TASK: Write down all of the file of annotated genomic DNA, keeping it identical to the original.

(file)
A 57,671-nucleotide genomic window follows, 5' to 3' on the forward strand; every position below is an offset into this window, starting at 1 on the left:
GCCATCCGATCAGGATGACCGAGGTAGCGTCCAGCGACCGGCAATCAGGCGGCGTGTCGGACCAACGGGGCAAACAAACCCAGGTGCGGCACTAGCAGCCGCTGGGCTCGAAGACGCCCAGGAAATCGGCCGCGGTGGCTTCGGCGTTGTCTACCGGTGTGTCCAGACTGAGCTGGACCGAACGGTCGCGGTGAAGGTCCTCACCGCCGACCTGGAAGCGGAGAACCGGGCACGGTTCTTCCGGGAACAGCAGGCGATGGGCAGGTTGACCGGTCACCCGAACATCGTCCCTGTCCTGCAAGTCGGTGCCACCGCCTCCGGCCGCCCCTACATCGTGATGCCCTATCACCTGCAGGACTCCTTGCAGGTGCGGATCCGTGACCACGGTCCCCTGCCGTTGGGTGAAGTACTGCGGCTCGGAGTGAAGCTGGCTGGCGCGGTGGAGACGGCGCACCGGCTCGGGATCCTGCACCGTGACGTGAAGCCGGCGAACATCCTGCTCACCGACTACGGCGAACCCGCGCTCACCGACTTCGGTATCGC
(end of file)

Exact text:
A 57,671-nucleotide genomic window follows, 5' to 3' on the forward strand; every position below is an offset into this window, starting at 1 on the left:
GCCATCCGATCAGGATGACCGAGGTAGCGTCCAGCGACCGGCAATCAGGCGGCGTGTCGGACCAACGGGGCAAACAAACCCAGGTGCGGCACTAGCAGCCGCTGGGCTCGAAGACGCCCAGGAAATCGGCCGCGGTGGCTTCGGCGTTGTCTACCGGTGTGTCCAGACTGAGCTGGACCGAACGGTCGCGGTGAAGGTCCTCACCGCCGACCTGGAAGCGGAGAACCGGGCACGGTTCTTCCGGGAACAGCAGGCGATGGGCAGGTTGACCGGTCACCCGAACATCGTCCCTGTCCTGCAAGTCGGTGCCACCGCCTCCGGCCGCCCCTACATCGTGATGCCCTATCACCTGCAGGACTCCTTGCAGGTGCGGATCCGTGACCACGGTCCCCTGCCGTTGGGTGAAGTACTGCGGCTCGGAGTGAAGCTGGCTGGCGCGGTGGAGACGGCGCACCGGCTCGGGATCCTGCACCGTGACGTGAAGCCGGCGAACATCCTGCTCACCGACTACGGCGAACCCGCGCTCACCGACTTCGGTATCGC